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OCTOBER 27, 2000 VOL. 26 NO. 42 | SEARCH ASIAWEEK

Life After the Piggy Bank
Investors don't have to be gray before they can play. The Net can help young people become stock market whiz kids
By OLIVER ROHLFS

The "About Us" section of investing website teenanalyst.com reads like a high school yearbook. It features Alex Weis, the staff writer. He is 17 years old and vice president of his class at Boyd Anderson High School. Then there's 16-year-old Dan Bassett, the graphic artist. He is on the golf team, math team and scholastic bowl team. And of course, there is Chris Stallman, the co-founder of the site and vice president of operations. "It's important to begin learning about investing at the earliest age possible, so that compounding can have a greater effect on your return," he says. The 17-year-old American may be too young to shave — but not to save. He has been reaping investment rewards since 1998.

Stallman and his pals are living proof of the democratization of equity investing. While the stock market was once seen as the playground of the wealthy elite, people from all walks of life are now jumping in — even kids. That's not to say that investing is child's play. As the last seven months have shown, stocks are still a risky business. Any newcomer should go in with eyes wide open. But for young or inexperienced investors, there are now a number of websites that can help. "The internet really empowers individuals to take their investments in their own hands," says Pamela Ip, Asia-Pacific Managing Director of Stockhouse.com.

Teenanalyst.com is a good place to start for kids who don't know a stock from a bond, the KOSPI from the Footsie (that's the Korea Stock Price Index and the London Stock Exchange Index, or FTSE). The site is especially designed for the under-aged and explains the basics of investing in a series of easy-to-read articles. "Compounding is an investor's best friend," Stallman writes, because "you are earning money on what you have already earned!" The site unravels the mysteries of bonds, stocks, index funds and mutual funds. There's even advice on how to invest while on a college student's budget. All the while, teenanalyst emphasizes a cautionary approach to personal financial planning. The layout is clear rather than overloaded, and though there are limited graphics and interactive components, users can e-mail any questions they might have.

In Asia, the Net can still be a pretty dry place for young investors to surf. But the folks at Singapore-based wallstraits.com are trying to change that. "We feel strongly that there is the need for better, friendlier, and less biased content online," says CEO Curtis Montgomery. He received his first stock as a gift from his father when he was 15, "fell in love with the quarterly dividends," and was hooked on investing after that. While his portal is not specifically aimed at adolescents, it does include a "school" for investors that is engaging and fun to read. Presided over by a wise-looking old character named Professor Sage, the school's contents page is divided into different sections of a shrewd investor's brain (presumably the prof's). The curriculum covers investment fundamentals as well as more sophisticated financial ratios and portfolio management skills. "There's no better place to learn about investing," Montgomery says of the school. "You learn at your own pace, you decide when class will be held, the learning is more interactive and you can wear your pajamas!" He wants to fill the virtual void in Asian investor education by expanding into Malaysia, Hong Kong and Australia before the end of the year.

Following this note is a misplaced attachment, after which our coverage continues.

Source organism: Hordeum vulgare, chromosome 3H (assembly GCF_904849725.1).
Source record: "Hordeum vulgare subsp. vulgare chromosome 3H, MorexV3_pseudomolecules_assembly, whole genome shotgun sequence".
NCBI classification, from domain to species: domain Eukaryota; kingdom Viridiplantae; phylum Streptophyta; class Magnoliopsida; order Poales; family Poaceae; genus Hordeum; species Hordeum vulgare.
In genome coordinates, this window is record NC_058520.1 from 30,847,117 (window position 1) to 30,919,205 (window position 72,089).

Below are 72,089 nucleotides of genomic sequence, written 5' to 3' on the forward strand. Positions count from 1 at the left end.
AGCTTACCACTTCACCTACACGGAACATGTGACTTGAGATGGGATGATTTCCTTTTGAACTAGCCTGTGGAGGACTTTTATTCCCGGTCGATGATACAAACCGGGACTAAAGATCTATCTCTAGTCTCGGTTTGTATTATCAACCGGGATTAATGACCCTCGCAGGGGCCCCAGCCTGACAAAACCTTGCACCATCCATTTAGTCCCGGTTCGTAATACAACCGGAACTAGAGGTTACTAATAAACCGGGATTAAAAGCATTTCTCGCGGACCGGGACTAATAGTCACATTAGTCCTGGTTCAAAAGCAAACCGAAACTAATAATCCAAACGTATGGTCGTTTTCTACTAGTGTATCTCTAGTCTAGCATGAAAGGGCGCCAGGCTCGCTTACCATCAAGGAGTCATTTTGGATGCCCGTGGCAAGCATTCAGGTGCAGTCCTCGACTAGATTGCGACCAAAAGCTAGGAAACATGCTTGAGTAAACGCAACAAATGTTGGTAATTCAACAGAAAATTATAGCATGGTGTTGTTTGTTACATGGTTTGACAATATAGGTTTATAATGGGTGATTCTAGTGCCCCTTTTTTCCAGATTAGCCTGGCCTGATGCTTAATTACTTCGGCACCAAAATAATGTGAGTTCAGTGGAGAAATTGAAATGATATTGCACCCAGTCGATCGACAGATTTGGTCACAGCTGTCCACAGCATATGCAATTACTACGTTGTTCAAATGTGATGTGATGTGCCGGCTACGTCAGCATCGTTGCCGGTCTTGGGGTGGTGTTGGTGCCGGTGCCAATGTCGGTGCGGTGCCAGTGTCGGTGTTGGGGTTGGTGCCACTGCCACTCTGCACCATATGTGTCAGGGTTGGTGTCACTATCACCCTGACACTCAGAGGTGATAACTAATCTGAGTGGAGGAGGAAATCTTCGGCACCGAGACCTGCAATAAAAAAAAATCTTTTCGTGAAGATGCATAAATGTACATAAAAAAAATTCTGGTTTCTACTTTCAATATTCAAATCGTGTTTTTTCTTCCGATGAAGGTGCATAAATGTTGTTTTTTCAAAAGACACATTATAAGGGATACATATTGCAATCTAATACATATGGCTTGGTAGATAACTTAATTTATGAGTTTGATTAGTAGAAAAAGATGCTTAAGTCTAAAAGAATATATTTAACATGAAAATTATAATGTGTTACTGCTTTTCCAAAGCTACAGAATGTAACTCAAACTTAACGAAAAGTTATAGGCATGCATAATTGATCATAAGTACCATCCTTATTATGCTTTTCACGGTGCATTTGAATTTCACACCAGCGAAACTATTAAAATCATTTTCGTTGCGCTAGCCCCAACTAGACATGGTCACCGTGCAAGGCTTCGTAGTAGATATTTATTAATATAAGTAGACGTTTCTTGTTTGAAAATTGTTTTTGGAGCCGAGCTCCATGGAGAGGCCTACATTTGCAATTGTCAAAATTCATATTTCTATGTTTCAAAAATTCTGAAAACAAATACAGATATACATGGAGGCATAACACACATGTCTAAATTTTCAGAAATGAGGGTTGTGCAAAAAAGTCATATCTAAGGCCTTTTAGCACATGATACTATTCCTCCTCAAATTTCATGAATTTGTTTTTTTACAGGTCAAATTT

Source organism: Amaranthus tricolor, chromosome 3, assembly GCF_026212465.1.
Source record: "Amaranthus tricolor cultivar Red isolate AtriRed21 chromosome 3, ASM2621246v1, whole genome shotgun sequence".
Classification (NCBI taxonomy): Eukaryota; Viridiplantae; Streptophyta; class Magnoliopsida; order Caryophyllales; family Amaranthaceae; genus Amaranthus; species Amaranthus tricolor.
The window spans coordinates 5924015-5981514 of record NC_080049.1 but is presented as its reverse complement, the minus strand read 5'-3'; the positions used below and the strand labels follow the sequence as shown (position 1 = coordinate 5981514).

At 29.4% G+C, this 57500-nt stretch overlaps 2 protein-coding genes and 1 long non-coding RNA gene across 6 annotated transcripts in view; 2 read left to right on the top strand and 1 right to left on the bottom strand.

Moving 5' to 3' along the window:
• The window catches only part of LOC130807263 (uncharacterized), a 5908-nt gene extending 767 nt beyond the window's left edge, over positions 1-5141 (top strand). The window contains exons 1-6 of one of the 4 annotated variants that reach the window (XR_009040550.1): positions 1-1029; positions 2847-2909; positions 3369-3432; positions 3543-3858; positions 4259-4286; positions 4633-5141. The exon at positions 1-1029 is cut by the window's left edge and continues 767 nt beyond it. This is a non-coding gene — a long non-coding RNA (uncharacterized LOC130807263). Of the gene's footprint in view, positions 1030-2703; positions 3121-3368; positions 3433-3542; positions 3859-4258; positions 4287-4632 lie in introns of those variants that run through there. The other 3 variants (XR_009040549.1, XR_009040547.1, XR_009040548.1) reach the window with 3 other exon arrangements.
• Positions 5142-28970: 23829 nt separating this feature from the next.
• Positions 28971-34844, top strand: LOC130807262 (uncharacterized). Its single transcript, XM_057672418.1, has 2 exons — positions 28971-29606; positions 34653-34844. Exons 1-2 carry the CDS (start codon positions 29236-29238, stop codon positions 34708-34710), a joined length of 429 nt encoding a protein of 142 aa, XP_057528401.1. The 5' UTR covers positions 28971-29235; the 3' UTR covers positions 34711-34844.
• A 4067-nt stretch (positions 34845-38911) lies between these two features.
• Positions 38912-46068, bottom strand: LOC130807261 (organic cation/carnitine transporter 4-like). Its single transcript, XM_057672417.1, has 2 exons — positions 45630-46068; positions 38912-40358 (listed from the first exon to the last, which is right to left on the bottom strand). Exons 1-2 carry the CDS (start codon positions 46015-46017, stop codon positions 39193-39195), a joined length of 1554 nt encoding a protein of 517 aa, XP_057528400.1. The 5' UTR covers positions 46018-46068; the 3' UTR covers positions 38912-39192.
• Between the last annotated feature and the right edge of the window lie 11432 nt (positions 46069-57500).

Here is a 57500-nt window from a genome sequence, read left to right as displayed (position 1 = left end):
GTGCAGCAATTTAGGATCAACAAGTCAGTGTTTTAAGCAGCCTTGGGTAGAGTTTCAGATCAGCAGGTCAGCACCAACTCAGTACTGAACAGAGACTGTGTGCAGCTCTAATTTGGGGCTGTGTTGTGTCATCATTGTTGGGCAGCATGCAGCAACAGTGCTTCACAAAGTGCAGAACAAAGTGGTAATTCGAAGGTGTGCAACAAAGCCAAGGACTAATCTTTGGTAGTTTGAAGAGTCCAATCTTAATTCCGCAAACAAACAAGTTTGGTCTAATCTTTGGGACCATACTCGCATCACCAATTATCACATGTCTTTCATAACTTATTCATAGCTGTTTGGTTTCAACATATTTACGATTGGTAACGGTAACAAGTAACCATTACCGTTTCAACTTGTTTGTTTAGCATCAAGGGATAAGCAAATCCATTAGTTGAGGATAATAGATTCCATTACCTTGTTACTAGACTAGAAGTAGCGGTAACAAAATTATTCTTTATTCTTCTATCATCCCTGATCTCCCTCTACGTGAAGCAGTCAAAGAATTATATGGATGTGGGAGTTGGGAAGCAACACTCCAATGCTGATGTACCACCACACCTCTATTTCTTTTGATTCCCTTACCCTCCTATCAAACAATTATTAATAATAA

One of the first rules of playing the markets, though, is that it's good to check out several sources. Another place for investors of all levels to look for information is the recently unveiled Hong Kong Electronic Investor Resources Center at www.hkeirc.org. This site somewhat redeems the Hong Kong Securities and Futures Commission for the jaw-dropping boredom of its main website (www.hksfc.org, for insomniacs in search of a sedative). The Electronic Investor Resources Center provides a regularly updated virtual library with over 400 categorized links to investing guides — the majority of which are from outside of Asia (read, in North America). Nevertheless, the list covers a comprehensive array of topics including the investing basics — the section most geared to younger learners — as well as specialized information that many brokers could probably still benefit from reading.

But novices especially should be careful. The library also contains links to commercial websites that provide educational material. These publishers have their own agendas. "It's not easy to maintain distinctions between education, information and marketing," warns Ivy Lai, Associate Director of the HKSFC. Still, there is a lot of good information here that is easy to cross-check.

As with most subjects, the more you know, the more you realize how much more there is to learn. "Clearly learning about investing online is extraordinary," says Mark B. Duff, CEO of Boom.com, Asia's first online brokerage. "Everything from glossaries for beginners to real-time financial modeling is available at the click of a mouse." The fun for young investors really begins after they've mastered the basics. Investment games using fictional money can be found on many online brokerage websites, including boom.com. There are also a dozen or so links to games at www.hkeirc.org/ emain/ e_mktsim.html. Games are ideal for investors who want to sharpen their skills without breaking the bank. And given recent worldwide financial market turbulence, at least they won't be losing as much sleep as their real-life counterparts.

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